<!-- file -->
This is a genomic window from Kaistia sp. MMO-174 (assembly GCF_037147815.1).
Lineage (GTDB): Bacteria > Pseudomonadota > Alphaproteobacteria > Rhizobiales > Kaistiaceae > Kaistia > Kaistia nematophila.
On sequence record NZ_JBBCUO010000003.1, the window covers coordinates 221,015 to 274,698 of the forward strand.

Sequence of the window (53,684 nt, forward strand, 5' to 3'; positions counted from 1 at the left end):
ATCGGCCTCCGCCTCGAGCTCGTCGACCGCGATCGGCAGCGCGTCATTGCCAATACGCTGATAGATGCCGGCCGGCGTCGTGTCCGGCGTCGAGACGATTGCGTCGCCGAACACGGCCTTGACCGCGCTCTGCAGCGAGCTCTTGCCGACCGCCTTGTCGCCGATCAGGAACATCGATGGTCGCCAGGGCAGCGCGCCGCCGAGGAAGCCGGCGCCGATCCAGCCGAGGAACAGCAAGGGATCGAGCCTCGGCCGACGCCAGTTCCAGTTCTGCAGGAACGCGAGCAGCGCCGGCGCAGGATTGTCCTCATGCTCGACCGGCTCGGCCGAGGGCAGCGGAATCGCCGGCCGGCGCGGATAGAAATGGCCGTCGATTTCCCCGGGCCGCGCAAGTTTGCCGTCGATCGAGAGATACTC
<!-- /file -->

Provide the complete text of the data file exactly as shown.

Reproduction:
This is a genomic window from Kaistia sp. MMO-174 (assembly GCF_037147815.1).
Lineage (GTDB): Bacteria > Pseudomonadota > Alphaproteobacteria > Rhizobiales > Kaistiaceae > Kaistia > Kaistia nematophila.
On sequence record NZ_JBBCUO010000003.1, the window covers coordinates 221,015 to 274,698 of the forward strand.

Sequence of the window (53,684 nt, forward strand, 5' to 3'; positions counted from 1 at the left end):
ATCGGCCTCCGCCTCGAGCTCGTCGACCGCGATCGGCAGCGCGTCATTGCCAATACGCTGATAGATGCCGGCCGGCGTCGTGTCCGGCGTCGAGACGATTGCGTCGCCGAACACGGCCTTGACCGCGCTCTGCAGCGAGCTCTTGCCGACCGCCTTGTCGCCGATCAGGAACATCGATGGTCGCCAGGGCAGCGCGCCGCCGAGGAAGCCGGCGCCGATCCAGCCGAGGAACAGCAAGGGATCGAGCCTCGGCCGACGCCAGTTCCAGTTCTGCAGGAACGCGAGCAGCGCCGGCGCAGGATTGTCCTCATGCTCGACCGGCTCGGCCGAGGGCAGCGGAATCGCCGGCCGGCGCGGATAGAAATGGCCGTCGATTTCCCCGGGCCGCGCAAGTTTGCCGTCGATCGAGAGATACTC